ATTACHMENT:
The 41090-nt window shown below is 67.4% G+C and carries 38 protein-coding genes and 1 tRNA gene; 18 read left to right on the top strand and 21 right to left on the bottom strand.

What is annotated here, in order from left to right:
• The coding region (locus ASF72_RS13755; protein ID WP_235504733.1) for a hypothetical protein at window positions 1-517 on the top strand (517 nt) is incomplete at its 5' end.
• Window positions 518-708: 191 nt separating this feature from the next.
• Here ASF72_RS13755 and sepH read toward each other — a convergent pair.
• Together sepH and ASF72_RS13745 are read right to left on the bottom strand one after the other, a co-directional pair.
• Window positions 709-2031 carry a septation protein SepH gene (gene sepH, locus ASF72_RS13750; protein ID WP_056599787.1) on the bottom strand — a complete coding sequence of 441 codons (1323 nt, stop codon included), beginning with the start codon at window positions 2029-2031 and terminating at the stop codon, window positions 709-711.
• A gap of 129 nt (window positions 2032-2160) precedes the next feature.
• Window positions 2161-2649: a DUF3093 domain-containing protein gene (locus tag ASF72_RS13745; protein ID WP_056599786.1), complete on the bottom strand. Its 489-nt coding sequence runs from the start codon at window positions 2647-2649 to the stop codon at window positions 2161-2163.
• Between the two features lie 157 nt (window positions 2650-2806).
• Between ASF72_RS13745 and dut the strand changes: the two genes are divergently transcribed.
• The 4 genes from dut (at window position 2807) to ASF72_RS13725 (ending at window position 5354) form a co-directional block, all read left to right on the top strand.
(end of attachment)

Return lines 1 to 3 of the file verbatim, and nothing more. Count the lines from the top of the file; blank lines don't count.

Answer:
The 41090-nt window shown below is 67.4% G+C and carries 38 protein-coding genes and 1 tRNA gene; 18 read left to right on the top strand and 21 right to left on the bottom strand.

What is annotated here, in order from left to right:
• The coding region (locus ASF72_RS13755; protein ID WP_235504733.1) for a hypothetical protein at window positions 1-517 on the top strand (517 nt) is incomplete at its 5' end.